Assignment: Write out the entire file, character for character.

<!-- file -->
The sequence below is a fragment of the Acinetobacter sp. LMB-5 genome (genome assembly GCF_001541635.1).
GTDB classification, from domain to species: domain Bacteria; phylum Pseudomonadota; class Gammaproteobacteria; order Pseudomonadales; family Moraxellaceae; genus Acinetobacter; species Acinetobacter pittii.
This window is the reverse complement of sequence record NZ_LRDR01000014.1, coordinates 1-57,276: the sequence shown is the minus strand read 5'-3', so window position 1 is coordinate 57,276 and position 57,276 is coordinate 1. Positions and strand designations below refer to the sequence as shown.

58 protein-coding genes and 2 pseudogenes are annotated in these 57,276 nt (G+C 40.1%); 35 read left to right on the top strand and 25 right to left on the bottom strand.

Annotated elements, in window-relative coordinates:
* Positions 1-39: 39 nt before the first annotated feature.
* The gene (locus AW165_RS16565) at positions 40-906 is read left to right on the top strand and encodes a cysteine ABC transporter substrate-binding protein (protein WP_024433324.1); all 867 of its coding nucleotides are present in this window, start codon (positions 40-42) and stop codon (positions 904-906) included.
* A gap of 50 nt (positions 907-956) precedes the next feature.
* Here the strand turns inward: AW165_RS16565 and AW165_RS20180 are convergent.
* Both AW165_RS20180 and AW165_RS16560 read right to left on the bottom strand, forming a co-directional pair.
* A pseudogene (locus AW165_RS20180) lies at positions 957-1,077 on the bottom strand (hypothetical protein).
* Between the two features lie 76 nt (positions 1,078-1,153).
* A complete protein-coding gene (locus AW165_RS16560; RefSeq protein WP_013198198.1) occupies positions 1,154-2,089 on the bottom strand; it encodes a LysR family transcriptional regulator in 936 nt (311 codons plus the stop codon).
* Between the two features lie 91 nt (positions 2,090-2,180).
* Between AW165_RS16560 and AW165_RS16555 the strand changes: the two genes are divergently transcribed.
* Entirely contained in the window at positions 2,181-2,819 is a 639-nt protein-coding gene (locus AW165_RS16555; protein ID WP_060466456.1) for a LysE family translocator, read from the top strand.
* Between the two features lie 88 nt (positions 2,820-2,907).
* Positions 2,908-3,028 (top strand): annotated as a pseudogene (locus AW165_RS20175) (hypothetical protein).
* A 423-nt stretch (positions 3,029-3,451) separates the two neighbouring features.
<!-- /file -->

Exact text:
The sequence below is a fragment of the Acinetobacter sp. LMB-5 genome (genome assembly GCF_001541635.1).
GTDB classification, from domain to species: domain Bacteria; phylum Pseudomonadota; class Gammaproteobacteria; order Pseudomonadales; family Moraxellaceae; genus Acinetobacter; species Acinetobacter pittii.
This window is the reverse complement of sequence record NZ_LRDR01000014.1, coordinates 1-57,276: the sequence shown is the minus strand read 5'-3', so window position 1 is coordinate 57,276 and position 57,276 is coordinate 1. Positions and strand designations below refer to the sequence as shown.

58 protein-coding genes and 2 pseudogenes are annotated in these 57,276 nt (G+C 40.1%); 35 read left to right on the top strand and 25 right to left on the bottom strand.

Annotated elements, in window-relative coordinates:
* Positions 1-39: 39 nt before the first annotated feature.
* The gene (locus AW165_RS16565) at positions 40-906 is read left to right on the top strand and encodes a cysteine ABC transporter substrate-binding protein (protein WP_024433324.1); all 867 of its coding nucleotides are present in this window, start codon (positions 40-42) and stop codon (positions 904-906) included.
* A gap of 50 nt (positions 907-956) precedes the next feature.
* Here the strand turns inward: AW165_RS16565 and AW165_RS20180 are convergent.
* Both AW165_RS20180 and AW165_RS16560 read right to left on the bottom strand, forming a co-directional pair.
* A pseudogene (locus AW165_RS20180) lies at positions 957-1,077 on the bottom strand (hypothetical protein).
* Between the two features lie 76 nt (positions 1,078-1,153).
* A complete protein-coding gene (locus AW165_RS16560; RefSeq protein WP_013198198.1) occupies positions 1,154-2,089 on the bottom strand; it encodes a LysR family transcriptional regulator in 936 nt (311 codons plus the stop codon).
* Between the two features lie 91 nt (positions 2,090-2,180).
* Between AW165_RS16560 and AW165_RS16555 the strand changes: the two genes are divergently transcribed.
* Entirely contained in the window at positions 2,181-2,819 is a 639-nt protein-coding gene (locus AW165_RS16555; protein ID WP_060466456.1) for a LysE family translocator, read from the top strand.
* Between the two features lie 88 nt (positions 2,820-2,907).
* Positions 2,908-3,028 (top strand): annotated as a pseudogene (locus AW165_RS20175) (hypothetical protein).
* A 423-nt stretch (positions 3,029-3,451) separates the two neighbouring features.